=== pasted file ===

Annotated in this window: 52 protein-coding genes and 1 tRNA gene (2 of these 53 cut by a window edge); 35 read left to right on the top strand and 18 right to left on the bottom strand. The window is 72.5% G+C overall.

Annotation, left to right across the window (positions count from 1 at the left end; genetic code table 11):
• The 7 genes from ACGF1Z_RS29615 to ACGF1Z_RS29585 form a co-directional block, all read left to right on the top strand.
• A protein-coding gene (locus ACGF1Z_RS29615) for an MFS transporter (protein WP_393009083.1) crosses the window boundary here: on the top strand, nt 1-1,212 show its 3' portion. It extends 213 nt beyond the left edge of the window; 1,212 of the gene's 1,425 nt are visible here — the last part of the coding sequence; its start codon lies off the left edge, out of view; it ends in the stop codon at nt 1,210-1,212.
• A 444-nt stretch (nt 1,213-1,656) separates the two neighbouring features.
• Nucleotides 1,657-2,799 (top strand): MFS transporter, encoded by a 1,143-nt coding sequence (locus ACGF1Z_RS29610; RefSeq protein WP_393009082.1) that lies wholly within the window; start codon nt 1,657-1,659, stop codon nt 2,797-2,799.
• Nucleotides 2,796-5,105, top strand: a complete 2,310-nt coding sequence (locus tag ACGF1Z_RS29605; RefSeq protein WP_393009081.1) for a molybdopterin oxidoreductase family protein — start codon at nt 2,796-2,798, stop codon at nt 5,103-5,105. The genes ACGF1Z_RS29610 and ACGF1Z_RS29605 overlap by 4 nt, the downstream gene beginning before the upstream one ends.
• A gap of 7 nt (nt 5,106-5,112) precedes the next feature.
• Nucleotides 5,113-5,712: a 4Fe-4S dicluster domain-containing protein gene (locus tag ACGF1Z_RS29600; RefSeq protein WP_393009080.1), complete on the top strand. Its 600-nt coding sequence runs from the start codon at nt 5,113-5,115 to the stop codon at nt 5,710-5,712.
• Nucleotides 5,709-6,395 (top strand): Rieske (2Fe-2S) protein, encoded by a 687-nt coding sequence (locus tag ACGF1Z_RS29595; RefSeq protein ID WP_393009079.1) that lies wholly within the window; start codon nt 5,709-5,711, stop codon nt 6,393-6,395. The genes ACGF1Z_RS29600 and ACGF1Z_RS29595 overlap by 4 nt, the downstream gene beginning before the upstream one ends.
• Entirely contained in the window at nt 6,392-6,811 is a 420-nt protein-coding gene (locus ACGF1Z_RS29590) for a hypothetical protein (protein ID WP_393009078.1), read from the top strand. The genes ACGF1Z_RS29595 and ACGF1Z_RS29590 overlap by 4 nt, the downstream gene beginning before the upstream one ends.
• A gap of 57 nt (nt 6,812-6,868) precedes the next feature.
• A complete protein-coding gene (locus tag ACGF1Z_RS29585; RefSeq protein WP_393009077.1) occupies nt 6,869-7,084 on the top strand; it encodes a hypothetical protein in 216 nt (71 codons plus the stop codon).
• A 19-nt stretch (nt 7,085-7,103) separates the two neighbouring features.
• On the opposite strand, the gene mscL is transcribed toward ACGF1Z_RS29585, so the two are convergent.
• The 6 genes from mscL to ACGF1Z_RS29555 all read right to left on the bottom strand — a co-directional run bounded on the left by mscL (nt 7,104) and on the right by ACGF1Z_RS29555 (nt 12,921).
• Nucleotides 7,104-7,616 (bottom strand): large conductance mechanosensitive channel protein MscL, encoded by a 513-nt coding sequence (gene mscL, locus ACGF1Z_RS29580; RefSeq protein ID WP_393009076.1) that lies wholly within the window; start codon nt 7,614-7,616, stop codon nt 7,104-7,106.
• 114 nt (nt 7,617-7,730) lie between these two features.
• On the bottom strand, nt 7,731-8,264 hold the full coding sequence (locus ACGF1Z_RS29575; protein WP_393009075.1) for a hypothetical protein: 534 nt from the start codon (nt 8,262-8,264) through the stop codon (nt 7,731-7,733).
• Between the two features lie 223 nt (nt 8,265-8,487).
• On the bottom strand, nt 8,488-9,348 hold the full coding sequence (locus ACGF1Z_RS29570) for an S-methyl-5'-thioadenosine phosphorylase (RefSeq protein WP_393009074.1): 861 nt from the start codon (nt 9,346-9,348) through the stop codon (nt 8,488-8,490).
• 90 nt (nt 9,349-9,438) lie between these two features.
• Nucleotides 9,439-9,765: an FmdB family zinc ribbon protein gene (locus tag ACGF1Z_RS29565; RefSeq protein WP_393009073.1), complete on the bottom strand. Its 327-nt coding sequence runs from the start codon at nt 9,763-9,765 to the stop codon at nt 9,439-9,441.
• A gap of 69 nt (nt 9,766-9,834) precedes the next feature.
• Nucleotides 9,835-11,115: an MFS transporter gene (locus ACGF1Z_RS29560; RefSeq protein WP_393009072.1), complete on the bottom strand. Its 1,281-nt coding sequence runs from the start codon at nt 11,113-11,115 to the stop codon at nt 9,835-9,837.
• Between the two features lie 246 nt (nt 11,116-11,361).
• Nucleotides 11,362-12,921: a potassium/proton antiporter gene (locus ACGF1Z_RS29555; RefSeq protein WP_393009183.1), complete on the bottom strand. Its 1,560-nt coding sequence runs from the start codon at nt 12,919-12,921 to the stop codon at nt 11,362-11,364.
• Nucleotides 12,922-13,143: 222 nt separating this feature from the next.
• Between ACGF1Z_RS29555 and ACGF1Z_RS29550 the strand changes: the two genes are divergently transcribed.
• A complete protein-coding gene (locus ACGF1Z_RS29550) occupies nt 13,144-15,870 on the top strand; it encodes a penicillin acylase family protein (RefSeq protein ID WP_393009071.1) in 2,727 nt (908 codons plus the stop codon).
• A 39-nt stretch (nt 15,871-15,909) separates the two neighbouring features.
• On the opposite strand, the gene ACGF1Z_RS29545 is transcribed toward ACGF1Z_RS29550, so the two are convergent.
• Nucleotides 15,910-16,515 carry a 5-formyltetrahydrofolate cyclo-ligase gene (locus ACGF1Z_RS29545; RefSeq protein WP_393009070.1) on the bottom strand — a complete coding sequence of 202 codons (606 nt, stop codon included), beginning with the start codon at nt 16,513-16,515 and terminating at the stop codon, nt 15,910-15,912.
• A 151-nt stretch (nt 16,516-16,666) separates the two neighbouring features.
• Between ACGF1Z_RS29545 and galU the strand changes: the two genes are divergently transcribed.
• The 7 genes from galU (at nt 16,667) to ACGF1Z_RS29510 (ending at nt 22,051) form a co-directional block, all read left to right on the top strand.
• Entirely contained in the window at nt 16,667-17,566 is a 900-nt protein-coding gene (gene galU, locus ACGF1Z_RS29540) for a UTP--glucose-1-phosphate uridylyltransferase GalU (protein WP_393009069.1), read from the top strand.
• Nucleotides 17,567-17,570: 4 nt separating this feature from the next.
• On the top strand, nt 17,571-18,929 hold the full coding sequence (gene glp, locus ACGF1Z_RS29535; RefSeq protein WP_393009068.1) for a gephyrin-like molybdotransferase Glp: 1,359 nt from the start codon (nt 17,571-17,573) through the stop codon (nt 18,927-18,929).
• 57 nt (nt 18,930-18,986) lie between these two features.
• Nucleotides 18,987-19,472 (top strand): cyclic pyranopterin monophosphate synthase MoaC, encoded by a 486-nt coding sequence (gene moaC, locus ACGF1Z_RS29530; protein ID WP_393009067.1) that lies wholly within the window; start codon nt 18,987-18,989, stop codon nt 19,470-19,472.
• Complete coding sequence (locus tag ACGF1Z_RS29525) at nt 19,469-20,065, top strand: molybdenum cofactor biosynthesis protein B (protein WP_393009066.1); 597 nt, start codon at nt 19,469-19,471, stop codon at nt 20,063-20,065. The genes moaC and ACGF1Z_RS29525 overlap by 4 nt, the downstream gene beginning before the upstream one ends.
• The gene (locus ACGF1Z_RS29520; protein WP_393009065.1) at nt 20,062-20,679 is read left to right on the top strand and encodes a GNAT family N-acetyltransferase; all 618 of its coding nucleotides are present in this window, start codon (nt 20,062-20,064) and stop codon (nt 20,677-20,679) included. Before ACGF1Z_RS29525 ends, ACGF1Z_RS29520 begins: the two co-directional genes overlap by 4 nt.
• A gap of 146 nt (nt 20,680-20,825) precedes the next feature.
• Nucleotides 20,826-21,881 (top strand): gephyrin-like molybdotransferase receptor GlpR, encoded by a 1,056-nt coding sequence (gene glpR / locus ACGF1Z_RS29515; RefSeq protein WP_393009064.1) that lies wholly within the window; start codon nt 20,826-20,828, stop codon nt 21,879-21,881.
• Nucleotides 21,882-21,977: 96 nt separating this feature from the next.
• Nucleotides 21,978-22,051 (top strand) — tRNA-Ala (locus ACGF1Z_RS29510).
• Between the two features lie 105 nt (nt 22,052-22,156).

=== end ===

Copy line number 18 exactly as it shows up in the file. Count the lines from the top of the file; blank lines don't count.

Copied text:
• 114 nt (nt 7,617-7,730) lie between these two features.